Green et al. also reported designer polyisocyanates (72, 73) showing an inversion of the helicity with a desired Tc in dilute solution by the copolymerization of paired structurally different enantiomers, which are in competition with each other in helical sense preferences [115]. They further applied this concept to the lyotropic LC state formed by poly(n-hexyl isocyanate) (19) using the thermo-driven switchable polyisocyanates as chiral dopants. The addition of 73 showing a Tc near 30 °C to a nematic solution of 19 gave rise to a typical finger texture above and below the Tc due to a cholesteric LC phase. Changing the temperature

Fig. 11.18 Schematic illustration of the macromolecular helicity inversion in dilute solution and 2-D crystal state. (A) CD and absorption spectra of d-30 measured in THF, chloroform, and benzene. The helix-sense of d-30 in benzene inverts to the opposite helix-sense in THF and chloroform. (B) Rodlike helical 30 self-assembles into 2-D helix bundles with the controlled helicity upon exposure of each organic solvent vapor. The one-handed 2-D helix bundles of d-30 further invert to the opposite handedness by exposure to benzene vapor on the substrates. AFM images of 2-D self-assembled d-30 on HOPG and helical structures of d-30 proposed by AFM and X-ray analyses are shown. (Reproduced with permission from Ref. 117. Copyright 2006 American Chemical Society.)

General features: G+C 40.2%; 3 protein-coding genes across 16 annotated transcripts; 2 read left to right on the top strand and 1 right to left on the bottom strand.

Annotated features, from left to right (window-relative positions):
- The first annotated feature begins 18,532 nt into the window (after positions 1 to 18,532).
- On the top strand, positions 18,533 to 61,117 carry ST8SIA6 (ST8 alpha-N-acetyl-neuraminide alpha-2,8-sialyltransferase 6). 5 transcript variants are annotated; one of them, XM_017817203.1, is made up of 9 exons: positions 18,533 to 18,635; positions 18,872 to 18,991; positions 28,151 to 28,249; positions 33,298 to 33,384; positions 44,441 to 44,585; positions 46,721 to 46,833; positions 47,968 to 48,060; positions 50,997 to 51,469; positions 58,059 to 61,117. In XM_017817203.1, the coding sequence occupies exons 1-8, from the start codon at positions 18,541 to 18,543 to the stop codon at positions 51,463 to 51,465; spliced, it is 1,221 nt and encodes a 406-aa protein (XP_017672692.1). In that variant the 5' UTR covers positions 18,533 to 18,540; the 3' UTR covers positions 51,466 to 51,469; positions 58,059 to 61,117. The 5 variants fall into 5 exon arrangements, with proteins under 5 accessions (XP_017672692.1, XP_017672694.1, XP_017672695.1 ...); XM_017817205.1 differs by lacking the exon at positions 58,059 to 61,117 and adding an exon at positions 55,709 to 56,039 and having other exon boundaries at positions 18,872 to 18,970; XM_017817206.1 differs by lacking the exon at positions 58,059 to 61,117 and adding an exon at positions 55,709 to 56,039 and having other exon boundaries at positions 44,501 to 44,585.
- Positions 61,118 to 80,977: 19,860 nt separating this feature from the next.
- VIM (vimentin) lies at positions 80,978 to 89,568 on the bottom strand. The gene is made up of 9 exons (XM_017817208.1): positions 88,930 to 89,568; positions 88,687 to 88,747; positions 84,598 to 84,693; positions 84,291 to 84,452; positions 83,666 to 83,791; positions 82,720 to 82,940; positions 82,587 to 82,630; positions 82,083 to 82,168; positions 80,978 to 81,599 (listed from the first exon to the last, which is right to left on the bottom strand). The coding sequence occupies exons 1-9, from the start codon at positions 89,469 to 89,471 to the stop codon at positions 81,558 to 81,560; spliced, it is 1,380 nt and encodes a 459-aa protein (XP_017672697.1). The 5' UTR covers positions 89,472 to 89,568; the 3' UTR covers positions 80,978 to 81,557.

Fig. 11.18 Schematic illustration of the macromolecular helicity inversion in dilute solution and 2-D crystal state. (A) CD and absorption spectra of d-30 measured in THF, chloroform, and benzene. The helix-sense of d-30 in benzene inverts to the opposite helix-sense in THF and chloroform. (B) Rodlike helical 30 self-assembles into 2-D helix bundles with the controlled helicity upon exposure of each organic solvent vapor. The one-handed 2-D helix bundles of d-30 further invert to the opposite handedness by exposure to benzene vapor on the substrates. AFM images of 2-D self-assembled d-30 on HOPG and helical structures of d-30 proposed by AFM and X-ray analyses are shown. (Reproduced with permission from Ref. 117. Copyright 2006 American Chemical Society.)